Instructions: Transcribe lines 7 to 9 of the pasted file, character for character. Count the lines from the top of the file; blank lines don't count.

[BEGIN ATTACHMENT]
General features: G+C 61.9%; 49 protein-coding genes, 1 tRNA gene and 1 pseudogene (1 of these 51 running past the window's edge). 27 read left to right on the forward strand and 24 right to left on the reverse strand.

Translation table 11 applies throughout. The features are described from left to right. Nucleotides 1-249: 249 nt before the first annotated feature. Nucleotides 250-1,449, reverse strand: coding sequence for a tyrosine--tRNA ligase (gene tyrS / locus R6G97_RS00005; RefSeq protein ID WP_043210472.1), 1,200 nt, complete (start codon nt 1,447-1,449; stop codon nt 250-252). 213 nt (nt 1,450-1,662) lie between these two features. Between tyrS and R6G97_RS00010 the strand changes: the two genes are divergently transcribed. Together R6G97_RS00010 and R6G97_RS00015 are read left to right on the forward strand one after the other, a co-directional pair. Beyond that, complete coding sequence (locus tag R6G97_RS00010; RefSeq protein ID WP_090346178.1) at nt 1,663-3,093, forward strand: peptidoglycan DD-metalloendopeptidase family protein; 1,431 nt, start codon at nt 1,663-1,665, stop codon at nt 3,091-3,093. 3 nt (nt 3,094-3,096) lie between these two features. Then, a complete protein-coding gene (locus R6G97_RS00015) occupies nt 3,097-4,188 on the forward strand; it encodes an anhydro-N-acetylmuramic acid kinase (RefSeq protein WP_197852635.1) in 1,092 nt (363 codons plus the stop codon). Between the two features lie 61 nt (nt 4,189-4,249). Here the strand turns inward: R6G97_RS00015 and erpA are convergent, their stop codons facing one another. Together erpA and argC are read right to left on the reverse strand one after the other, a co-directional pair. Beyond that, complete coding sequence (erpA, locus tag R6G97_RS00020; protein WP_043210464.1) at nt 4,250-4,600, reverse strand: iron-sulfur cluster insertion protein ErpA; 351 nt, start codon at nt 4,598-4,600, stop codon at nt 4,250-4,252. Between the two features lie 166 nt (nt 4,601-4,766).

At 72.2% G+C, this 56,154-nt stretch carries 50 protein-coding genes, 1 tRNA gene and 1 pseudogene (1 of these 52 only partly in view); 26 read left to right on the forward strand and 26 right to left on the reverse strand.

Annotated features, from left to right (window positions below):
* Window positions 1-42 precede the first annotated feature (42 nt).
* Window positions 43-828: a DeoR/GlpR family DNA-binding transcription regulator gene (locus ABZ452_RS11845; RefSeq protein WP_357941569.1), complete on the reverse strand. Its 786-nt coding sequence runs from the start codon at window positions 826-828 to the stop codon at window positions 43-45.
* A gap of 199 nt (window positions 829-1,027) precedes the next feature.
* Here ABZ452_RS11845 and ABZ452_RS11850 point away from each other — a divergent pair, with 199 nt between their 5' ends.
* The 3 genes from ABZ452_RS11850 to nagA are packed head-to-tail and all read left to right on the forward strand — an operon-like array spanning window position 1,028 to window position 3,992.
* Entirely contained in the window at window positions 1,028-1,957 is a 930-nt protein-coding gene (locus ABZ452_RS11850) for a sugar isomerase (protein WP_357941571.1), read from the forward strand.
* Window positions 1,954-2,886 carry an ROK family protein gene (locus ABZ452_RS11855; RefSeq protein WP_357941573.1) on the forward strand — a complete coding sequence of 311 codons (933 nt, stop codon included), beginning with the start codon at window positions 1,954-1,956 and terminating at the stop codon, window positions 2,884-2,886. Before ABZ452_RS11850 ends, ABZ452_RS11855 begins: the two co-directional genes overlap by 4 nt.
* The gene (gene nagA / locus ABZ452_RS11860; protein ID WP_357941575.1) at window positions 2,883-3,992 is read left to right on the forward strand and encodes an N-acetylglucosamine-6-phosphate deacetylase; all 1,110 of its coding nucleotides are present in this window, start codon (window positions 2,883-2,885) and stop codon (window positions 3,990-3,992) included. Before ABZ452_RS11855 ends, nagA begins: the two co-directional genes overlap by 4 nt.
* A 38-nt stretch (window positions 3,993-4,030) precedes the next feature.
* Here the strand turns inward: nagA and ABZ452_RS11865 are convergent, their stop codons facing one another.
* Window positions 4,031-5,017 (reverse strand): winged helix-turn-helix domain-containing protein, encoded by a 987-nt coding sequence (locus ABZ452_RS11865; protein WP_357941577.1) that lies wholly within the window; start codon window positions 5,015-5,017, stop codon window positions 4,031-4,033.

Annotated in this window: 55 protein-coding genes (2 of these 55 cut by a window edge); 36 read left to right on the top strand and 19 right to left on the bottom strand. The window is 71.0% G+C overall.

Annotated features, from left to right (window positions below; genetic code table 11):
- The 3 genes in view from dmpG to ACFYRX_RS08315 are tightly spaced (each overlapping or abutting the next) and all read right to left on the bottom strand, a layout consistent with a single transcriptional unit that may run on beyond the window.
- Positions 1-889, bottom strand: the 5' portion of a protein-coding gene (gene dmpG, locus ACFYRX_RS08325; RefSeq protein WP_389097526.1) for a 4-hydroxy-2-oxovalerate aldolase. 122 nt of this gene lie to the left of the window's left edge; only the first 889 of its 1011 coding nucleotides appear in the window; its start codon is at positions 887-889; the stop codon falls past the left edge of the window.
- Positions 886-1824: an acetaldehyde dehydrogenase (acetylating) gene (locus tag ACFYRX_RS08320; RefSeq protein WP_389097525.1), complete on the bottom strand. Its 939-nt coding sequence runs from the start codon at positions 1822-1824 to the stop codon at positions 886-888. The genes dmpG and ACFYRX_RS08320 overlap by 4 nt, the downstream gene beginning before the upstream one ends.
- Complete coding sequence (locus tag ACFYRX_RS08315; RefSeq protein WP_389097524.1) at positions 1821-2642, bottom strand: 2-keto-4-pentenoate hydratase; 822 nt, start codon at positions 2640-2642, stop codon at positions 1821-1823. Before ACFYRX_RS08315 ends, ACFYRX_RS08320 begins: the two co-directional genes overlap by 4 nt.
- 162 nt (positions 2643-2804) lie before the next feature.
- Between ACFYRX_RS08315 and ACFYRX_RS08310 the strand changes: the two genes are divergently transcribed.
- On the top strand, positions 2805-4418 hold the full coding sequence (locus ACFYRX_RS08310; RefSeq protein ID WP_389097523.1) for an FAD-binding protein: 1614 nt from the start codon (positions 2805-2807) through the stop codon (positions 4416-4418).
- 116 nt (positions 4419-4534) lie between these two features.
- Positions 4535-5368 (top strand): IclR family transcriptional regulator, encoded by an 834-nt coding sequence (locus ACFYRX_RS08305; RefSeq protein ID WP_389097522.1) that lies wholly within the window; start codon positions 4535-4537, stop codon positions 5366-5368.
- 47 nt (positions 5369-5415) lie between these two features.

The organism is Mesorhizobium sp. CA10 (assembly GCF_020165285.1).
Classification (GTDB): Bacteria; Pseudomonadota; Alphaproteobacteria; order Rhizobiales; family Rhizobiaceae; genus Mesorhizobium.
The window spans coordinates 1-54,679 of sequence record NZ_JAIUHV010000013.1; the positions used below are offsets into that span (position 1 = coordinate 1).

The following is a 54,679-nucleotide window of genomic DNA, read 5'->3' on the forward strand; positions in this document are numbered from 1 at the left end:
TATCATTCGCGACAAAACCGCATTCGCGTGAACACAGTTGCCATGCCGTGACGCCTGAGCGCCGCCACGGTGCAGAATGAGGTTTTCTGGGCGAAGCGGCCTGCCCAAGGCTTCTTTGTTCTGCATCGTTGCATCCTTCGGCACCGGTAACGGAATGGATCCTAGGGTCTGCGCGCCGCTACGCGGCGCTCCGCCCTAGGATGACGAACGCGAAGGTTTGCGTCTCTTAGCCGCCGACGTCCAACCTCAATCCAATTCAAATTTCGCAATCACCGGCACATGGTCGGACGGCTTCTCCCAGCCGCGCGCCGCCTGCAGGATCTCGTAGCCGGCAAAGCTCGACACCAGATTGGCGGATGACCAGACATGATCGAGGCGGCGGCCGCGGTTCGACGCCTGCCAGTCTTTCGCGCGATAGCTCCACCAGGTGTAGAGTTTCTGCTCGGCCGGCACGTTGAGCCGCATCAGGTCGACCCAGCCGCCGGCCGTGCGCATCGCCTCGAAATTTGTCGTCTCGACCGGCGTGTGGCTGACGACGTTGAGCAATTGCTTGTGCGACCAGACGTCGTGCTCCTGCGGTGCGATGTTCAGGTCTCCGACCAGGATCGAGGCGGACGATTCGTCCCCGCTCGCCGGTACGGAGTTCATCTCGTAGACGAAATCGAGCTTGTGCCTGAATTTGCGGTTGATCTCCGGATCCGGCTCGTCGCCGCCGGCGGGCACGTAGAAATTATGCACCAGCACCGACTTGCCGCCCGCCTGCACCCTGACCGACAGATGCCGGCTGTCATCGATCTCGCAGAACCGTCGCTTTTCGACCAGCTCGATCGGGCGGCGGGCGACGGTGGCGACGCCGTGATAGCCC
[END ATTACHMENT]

* A gap of 199 nt (window positions 829-1,027) precedes the next feature.
* Here ABZ452_RS11845 and ABZ452_RS11850 point away from each other — a divergent pair, with 199 nt between their 5' ends.
* The 3 genes from ABZ452_RS11850 to nagA are packed head-to-tail and all read left to right on the forward strand — an operon-like array spanning window position 1,028 to window position 3,992.